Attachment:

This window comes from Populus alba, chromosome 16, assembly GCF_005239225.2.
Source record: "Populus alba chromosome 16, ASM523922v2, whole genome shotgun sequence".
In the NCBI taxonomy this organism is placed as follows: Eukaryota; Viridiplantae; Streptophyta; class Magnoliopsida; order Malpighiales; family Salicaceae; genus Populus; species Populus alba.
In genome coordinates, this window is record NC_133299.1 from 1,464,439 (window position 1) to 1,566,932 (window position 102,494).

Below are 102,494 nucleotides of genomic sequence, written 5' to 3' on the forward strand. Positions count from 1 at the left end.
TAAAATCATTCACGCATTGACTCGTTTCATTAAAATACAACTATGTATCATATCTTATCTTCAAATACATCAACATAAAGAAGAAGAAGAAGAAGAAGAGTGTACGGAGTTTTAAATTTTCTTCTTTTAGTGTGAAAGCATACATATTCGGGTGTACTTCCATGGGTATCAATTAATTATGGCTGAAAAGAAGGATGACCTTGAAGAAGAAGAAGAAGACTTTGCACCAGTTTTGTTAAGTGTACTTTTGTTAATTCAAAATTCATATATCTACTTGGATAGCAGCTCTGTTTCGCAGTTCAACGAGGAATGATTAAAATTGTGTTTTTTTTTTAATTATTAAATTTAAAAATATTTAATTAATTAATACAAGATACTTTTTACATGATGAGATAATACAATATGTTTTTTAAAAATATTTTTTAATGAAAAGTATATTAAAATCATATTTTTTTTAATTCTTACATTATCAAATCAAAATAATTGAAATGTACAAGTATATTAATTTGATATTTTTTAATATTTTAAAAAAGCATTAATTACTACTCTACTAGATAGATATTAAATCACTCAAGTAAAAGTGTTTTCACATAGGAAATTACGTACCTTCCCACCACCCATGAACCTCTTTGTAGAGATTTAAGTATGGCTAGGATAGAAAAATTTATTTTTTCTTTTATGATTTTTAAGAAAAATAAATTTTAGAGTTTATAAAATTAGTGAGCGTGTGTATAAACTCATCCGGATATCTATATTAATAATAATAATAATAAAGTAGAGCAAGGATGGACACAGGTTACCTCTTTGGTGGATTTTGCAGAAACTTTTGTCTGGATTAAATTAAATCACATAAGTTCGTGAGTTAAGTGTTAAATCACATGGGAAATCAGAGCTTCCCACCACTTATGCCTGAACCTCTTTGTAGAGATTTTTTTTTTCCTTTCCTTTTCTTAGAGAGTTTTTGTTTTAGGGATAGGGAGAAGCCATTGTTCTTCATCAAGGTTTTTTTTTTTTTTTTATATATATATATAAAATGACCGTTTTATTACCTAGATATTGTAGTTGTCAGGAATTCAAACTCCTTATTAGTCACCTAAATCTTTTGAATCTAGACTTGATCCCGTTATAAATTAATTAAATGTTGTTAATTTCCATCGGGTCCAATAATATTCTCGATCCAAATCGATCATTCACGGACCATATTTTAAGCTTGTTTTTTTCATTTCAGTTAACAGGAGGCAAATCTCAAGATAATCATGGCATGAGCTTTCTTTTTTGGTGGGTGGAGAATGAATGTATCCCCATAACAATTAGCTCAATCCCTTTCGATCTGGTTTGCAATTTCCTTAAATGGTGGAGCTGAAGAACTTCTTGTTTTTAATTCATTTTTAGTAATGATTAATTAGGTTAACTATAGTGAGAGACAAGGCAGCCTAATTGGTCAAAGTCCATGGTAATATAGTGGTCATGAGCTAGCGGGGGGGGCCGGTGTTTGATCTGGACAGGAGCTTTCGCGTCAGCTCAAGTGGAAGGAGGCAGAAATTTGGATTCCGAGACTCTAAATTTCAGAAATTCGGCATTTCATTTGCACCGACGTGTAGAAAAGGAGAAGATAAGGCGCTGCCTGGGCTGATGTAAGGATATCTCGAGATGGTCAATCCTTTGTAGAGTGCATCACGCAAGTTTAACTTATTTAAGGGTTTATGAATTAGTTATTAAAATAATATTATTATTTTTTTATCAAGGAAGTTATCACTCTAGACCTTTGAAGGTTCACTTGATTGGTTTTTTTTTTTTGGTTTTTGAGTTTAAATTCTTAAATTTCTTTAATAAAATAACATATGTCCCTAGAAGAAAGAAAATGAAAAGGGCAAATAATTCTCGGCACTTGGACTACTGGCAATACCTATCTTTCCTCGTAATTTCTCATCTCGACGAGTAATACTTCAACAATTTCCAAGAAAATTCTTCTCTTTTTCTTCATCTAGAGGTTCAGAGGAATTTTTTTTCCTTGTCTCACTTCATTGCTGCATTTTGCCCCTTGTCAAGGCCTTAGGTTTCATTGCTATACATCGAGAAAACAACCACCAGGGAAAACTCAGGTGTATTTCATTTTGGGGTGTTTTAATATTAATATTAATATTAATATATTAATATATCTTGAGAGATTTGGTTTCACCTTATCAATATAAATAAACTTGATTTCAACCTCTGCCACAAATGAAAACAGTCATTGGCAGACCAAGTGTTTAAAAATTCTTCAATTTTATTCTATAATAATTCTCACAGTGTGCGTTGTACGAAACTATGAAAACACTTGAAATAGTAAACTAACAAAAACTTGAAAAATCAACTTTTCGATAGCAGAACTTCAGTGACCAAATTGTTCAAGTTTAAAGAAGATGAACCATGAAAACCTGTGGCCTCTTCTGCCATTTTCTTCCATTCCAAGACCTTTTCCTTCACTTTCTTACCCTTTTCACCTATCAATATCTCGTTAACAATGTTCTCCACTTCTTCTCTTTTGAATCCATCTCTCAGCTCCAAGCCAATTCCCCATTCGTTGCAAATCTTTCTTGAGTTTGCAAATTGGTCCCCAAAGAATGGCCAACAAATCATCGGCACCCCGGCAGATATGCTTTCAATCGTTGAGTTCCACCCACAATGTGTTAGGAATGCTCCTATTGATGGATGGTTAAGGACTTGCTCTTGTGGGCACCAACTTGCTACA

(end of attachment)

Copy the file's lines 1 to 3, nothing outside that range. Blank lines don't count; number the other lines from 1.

This window comes from Populus alba, chromosome 16, assembly GCF_005239225.2.
Source record: "Populus alba chromosome 16, ASM523922v2, whole genome shotgun sequence".
In the NCBI taxonomy this organism is placed as follows: Eukaryota; Viridiplantae; Streptophyta; class Magnoliopsida; order Malpighiales; family Salicaceae; genus Populus; species Populus alba.